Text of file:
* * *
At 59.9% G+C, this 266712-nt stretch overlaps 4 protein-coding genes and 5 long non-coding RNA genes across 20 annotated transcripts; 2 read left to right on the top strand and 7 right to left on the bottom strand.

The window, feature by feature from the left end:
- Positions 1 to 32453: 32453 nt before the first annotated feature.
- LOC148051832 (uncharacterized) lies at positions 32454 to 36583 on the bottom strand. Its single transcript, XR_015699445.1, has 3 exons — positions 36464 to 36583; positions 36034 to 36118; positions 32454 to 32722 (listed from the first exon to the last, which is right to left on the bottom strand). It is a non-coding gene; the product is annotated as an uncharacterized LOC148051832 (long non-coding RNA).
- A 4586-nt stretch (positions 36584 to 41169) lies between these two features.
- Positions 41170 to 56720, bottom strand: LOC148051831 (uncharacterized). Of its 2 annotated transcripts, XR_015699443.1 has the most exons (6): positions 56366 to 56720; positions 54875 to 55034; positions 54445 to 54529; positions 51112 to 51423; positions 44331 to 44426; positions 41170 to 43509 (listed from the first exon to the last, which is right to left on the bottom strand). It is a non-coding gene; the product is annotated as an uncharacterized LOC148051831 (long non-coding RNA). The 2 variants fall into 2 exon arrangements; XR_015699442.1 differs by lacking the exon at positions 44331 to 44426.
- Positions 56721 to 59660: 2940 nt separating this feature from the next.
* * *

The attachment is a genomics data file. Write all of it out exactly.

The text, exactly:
At 59.9% G+C, this 266712-nt stretch overlaps 4 protein-coding genes and 5 long non-coding RNA genes across 20 annotated transcripts; 2 read left to right on the top strand and 7 right to left on the bottom strand.

The window, feature by feature from the left end:
- Positions 1 to 32453: 32453 nt before the first annotated feature.
- LOC148051832 (uncharacterized) lies at positions 32454 to 36583 on the bottom strand. Its single transcript, XR_015699445.1, has 3 exons — positions 36464 to 36583; positions 36034 to 36118; positions 32454 to 32722 (listed from the first exon to the last, which is right to left on the bottom strand). It is a non-coding gene; the product is annotated as an uncharacterized LOC148051832 (long non-coding RNA).
- A 4586-nt stretch (positions 36584 to 41169) lies between these two features.
- Positions 41170 to 56720, bottom strand: LOC148051831 (uncharacterized). Of its 2 annotated transcripts, XR_015699443.1 has the most exons (6): positions 56366 to 56720; positions 54875 to 55034; positions 54445 to 54529; positions 51112 to 51423; positions 44331 to 44426; positions 41170 to 43509 (listed from the first exon to the last, which is right to left on the bottom strand). It is a non-coding gene; the product is annotated as an uncharacterized LOC148051831 (long non-coding RNA). The 2 variants fall into 2 exon arrangements; XR_015699442.1 differs by lacking the exon at positions 44331 to 44426.
- Positions 56721 to 59660: 2940 nt separating this feature from the next.